Upon doing the necessary reading described above, you should have a good theoretical grasp of what family law is and how it’s applied in your state.  Of course, knowing a subject theoretically is never enough. It will be necessary to observe some actual family law litigation.

The Power of Observation

Going to a local courthouse and finding the courtroom devoted to domestic relations cases will give you a taste for what family law lawyers do on a day-to-day basis.  

Trials are public affairs; simply ask a domestic relations judge’s clerk if any good trials are coming up.  The clerks will always know a good trial on the horizon and be happy to share. You are likely to see several status dates where the lawyers are giving the judge a brief update of the case and you are likely to see a hearing on one or two contested matters.  The lawyers in all these situations will be trying to educate the judge on the facts and the law relevant to the case.  While they are educating the judge, let them educate you by proxy.  Most of what the lawyers say will be impossible to follow because you have no context as to the broader issues and facts in the case. Obtaining the name of the case and possibly the case number will provide you with a full disclosure.

After you have the case number and you’ve heard a bit about the issues, you can go to the county clerk’s office and request to see the file for that case.  Family law cases are almost always available for perusal by the public unless someone has requested that the file be sealed (which is rare). The case will contain everything filed by all parties.

A family law court file is a wonderful way to learn how the practice of law operates as it operates in a completely linear fashion – the story of the case is told logically, describing the parties’ desires and conflicts as they arise. In fact, this is how (in theory) the judge him or herself learns about the case.

A family law court file will have the initial pleadings which lay out what each party is seeking from the court and a brief description of the facts as each party perceives them.  A flurry of temporary petitions and orders will follow – motions for temporary support, temporary parenting time, and other matters that must be resolved before the judge makes his or her final rulings.  These temporary petitions will have much more detail as to the facts of the case and will cite more law in doing so.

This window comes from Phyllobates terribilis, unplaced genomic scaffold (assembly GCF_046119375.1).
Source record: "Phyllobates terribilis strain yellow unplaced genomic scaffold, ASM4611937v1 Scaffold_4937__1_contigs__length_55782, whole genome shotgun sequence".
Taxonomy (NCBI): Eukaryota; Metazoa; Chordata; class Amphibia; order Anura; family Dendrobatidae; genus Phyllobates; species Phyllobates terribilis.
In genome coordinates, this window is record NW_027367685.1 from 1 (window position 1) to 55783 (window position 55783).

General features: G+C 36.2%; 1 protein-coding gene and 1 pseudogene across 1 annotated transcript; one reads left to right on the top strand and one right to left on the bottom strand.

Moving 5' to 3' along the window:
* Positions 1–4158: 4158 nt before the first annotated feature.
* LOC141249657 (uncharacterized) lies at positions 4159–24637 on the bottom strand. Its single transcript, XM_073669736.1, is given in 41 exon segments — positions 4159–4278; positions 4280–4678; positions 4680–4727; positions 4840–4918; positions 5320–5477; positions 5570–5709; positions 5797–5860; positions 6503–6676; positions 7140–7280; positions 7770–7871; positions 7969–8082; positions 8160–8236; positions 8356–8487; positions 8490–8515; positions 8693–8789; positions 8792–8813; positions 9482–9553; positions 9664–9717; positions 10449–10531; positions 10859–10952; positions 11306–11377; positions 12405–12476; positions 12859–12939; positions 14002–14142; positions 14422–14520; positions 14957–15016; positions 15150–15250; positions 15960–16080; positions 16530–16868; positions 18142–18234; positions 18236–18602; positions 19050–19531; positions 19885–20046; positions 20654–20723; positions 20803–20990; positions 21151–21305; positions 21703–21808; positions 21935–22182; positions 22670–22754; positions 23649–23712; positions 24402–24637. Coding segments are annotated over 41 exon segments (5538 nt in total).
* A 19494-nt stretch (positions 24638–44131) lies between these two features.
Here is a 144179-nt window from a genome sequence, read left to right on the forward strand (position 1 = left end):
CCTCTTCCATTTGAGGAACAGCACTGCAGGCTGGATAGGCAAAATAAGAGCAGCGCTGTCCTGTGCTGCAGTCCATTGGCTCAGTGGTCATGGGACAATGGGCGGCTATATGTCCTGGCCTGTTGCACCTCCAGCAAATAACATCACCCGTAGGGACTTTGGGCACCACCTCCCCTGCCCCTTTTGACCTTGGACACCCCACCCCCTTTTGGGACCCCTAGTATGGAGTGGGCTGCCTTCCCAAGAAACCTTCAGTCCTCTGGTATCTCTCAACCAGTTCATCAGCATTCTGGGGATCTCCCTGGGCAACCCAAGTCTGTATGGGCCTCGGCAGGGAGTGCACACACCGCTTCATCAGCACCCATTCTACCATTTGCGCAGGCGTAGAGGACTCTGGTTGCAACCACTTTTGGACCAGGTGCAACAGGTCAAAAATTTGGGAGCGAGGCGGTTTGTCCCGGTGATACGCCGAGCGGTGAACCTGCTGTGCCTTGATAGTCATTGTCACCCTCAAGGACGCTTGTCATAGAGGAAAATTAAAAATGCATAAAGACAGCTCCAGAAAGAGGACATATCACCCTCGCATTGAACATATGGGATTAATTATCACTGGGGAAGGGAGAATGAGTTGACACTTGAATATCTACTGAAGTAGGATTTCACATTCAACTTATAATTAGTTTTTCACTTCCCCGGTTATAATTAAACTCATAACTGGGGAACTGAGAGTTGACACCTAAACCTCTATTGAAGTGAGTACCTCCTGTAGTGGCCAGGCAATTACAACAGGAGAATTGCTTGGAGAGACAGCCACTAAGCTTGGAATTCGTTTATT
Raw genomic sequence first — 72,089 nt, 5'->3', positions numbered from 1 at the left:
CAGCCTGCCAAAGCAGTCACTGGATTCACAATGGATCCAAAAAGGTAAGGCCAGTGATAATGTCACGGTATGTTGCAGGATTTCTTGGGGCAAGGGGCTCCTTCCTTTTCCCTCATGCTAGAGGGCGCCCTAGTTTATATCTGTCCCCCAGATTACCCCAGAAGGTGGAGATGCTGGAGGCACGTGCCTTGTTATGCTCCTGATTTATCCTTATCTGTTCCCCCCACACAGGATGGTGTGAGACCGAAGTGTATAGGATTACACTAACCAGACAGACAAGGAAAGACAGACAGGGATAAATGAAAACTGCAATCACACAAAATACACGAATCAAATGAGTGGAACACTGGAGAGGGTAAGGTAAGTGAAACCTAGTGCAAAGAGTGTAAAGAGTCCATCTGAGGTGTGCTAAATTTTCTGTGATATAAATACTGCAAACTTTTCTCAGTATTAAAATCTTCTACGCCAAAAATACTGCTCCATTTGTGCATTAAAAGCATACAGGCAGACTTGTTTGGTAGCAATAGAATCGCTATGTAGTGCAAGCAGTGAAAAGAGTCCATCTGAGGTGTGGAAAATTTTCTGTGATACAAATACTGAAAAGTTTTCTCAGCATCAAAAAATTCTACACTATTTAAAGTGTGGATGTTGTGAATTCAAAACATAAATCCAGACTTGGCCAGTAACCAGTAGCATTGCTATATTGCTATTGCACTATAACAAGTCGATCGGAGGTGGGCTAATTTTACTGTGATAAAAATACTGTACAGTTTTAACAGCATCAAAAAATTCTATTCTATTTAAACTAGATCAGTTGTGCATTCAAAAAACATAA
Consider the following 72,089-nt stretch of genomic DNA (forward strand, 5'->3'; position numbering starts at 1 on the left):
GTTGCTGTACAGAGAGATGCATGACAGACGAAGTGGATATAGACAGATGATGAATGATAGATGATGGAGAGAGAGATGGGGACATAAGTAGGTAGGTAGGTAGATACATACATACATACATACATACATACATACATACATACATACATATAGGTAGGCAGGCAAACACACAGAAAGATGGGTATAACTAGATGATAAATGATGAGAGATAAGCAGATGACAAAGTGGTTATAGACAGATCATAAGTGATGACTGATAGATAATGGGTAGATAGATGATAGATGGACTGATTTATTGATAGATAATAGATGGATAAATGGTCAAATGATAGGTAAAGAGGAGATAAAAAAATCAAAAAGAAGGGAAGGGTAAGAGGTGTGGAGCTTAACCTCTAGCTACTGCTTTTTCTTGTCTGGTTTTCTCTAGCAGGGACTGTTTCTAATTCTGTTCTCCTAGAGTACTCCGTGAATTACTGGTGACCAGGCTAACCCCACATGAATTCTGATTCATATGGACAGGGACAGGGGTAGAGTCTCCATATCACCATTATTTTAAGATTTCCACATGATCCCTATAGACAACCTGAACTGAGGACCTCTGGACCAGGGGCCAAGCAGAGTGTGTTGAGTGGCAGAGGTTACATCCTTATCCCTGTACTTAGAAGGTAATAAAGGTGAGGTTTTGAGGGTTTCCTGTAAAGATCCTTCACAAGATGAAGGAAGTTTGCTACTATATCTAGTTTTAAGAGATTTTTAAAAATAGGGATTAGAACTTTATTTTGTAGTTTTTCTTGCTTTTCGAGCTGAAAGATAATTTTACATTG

Family law tends to be much more casual compared to other areas of civil litigation.  Evidence exhibits that are presented in a hearing will not be filed and may not appear in the court file.  Typically, the lawyers just come to a casual agreement as to what will be presented or not; if the lawyers don’t agree, they make oral objections as to whether the proposed evidence is admissible in court or not.

This issue of discovery and evidence is so central to family law because half of all family law cases are about financial issues: division of debts and assets, alimony and child support. In a court case where the facts are disputed, the truth is found through evidence which is obtained via discovery.  For example: a husband’s income may be in dispute, so his wife may choose to subpoena the bank for the husband’s bank records.  The clerk’s court file is not going to contain thousands of pages of bank records, only references to the ones necessary and relevant to the matter at hand. Many family law lawyers enter the field to help families in peril and find themselves acting as a glorified accountant half the time.